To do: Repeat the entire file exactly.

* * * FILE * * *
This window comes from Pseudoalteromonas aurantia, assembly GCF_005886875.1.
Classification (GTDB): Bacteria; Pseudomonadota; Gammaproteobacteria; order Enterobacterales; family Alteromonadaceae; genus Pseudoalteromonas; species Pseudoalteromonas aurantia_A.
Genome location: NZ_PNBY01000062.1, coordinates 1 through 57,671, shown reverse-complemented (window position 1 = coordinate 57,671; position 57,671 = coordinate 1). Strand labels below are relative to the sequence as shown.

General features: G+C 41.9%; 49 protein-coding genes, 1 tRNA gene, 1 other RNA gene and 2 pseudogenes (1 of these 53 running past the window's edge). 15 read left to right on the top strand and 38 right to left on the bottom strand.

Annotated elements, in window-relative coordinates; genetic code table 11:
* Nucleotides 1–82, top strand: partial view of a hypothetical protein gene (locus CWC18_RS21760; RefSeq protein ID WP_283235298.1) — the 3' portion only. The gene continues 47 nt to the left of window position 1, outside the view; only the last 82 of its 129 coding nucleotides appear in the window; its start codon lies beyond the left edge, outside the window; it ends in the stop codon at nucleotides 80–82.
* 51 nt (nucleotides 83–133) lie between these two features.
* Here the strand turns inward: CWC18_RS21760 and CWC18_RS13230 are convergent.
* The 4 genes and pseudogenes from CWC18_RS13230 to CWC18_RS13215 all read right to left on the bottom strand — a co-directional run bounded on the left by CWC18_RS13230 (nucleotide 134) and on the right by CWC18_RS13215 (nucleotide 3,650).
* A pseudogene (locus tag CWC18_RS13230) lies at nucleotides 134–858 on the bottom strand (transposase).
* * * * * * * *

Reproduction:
This window comes from Pseudoalteromonas aurantia, assembly GCF_005886875.1.
Classification (GTDB): Bacteria; Pseudomonadota; Gammaproteobacteria; order Enterobacterales; family Alteromonadaceae; genus Pseudoalteromonas; species Pseudoalteromonas aurantia_A.
Genome location: NZ_PNBY01000062.1, coordinates 1 through 57,671, shown reverse-complemented (window position 1 = coordinate 57,671; position 57,671 = coordinate 1). Strand labels below are relative to the sequence as shown.

General features: G+C 41.9%; 49 protein-coding genes, 1 tRNA gene, 1 other RNA gene and 2 pseudogenes (1 of these 53 running past the window's edge). 15 read left to right on the top strand and 38 right to left on the bottom strand.

Annotated elements, in window-relative coordinates; genetic code table 11:
* Nucleotides 1–82, top strand: partial view of a hypothetical protein gene (locus CWC18_RS21760; RefSeq protein ID WP_283235298.1) — the 3' portion only. The gene continues 47 nt to the left of window position 1, outside the view; only the last 82 of its 129 coding nucleotides appear in the window; its start codon lies beyond the left edge, outside the window; it ends in the stop codon at nucleotides 80–82.
* 51 nt (nucleotides 83–133) lie between these two features.
* Here the strand turns inward: CWC18_RS21760 and CWC18_RS13230 are convergent.
* The 4 genes and pseudogenes from CWC18_RS13230 to CWC18_RS13215 all read right to left on the bottom strand — a co-directional run bounded on the left by CWC18_RS13230 (nucleotide 134) and on the right by CWC18_RS13215 (nucleotide 3,650).
* A pseudogene (locus tag CWC18_RS13230) lies at nucleotides 134–858 on the bottom strand (transposase).